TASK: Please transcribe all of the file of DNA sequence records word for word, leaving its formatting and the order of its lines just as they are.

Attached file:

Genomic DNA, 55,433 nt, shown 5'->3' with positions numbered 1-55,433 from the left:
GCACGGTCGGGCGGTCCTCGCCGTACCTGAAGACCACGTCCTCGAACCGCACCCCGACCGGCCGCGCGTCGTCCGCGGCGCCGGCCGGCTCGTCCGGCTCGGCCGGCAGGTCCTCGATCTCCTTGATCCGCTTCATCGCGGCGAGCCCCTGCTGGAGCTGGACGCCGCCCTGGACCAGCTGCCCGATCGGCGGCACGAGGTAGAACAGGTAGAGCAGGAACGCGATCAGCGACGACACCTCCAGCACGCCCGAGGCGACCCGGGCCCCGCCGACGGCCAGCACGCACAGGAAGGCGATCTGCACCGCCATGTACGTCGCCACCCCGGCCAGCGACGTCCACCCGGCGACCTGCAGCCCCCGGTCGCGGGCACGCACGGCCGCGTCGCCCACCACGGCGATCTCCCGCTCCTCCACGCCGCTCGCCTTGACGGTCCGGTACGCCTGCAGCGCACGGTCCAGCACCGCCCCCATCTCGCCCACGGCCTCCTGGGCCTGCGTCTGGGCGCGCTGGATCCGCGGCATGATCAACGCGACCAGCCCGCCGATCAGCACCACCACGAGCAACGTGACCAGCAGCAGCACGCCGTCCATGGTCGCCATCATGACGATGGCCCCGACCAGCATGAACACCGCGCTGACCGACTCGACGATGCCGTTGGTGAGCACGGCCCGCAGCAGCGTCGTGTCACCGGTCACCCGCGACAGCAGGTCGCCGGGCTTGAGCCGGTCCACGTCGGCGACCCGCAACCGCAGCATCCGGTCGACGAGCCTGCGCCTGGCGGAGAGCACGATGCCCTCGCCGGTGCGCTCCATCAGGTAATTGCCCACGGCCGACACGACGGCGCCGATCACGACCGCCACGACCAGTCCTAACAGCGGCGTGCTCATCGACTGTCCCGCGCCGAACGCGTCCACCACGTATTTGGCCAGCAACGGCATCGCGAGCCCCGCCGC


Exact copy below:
Genomic DNA, 55,433 nt, shown 5'->3' with positions numbered 1-55,433 from the left:
GCACGGTCGGGCGGTCCTCGCCGTACCTGAAGACCACGTCCTCGAACCGCACCCCGACCGGCCGCGCGTCGTCCGCGGCGCCGGCCGGCTCGTCCGGCTCGGCCGGCAGGTCCTCGATCTCCTTGATCCGCTTCATCGCGGCGAGCCCCTGCTGGAGCTGGACGCCGCCCTGGACCAGCTGCCCGATCGGCGGCACGAGGTAGAACAGGTAGAGCAGGAACGCGATCAGCGACGACACCTCCAGCACGCCCGAGGCGACCCGGGCCCCGCCGACGGCCAGCACGCACAGGAAGGCGATCTGCACCGCCATGTACGTCGCCACCCCGGCCAGCGACGTCCACCCGGCGACCTGCAGCCCCCGGTCGCGGGCACGCACGGCCGCGTCGCCCACCACGGCGATCTCCCGCTCCTCCACGCCGCTCGCCTTGACGGTCCGGTACGCCTGCAGCGCACGGTCCAGCACCGCCCCCATCTCGCCCACGGCCTCCTGGGCCTGCGTCTGGGCGCGCTGGATCCGCGGCATGATCAACGCGACCAGCCCGCCGATCAGCACCACCACGAGCAACGTGACCAGCAGCAGCACGCCGTCCATGGTCGCCATCATGACGATGGCCCCGACCAGCATGAACACCGCGCTGACCGACTCGACGATGCCGTTGGTGAGCACGGCCCGCAGCAGCGTCGTGTCACCGGTCACCCGCGACAGCAGGTCGCCGGGCTTGAGCCGGTCCACGTCGGCGACCCGCAACCGCAGCATCCGGTCGACGAGCCTGCGCCTGGCGGAGAGCACGATGCCCTCGCCGGTGCGCTCCATCAGGTAATTGCCCACGGCCGACACGACGGCGCCGATCACGACCGCCACGACCAGTCCTAACAGCGGCGTGCTCATCGACTGTCCCGCGCCGAACGCGTCCACCACGTATTTGGCCAGCAACGGCATCGCGAGCCCCGCCGC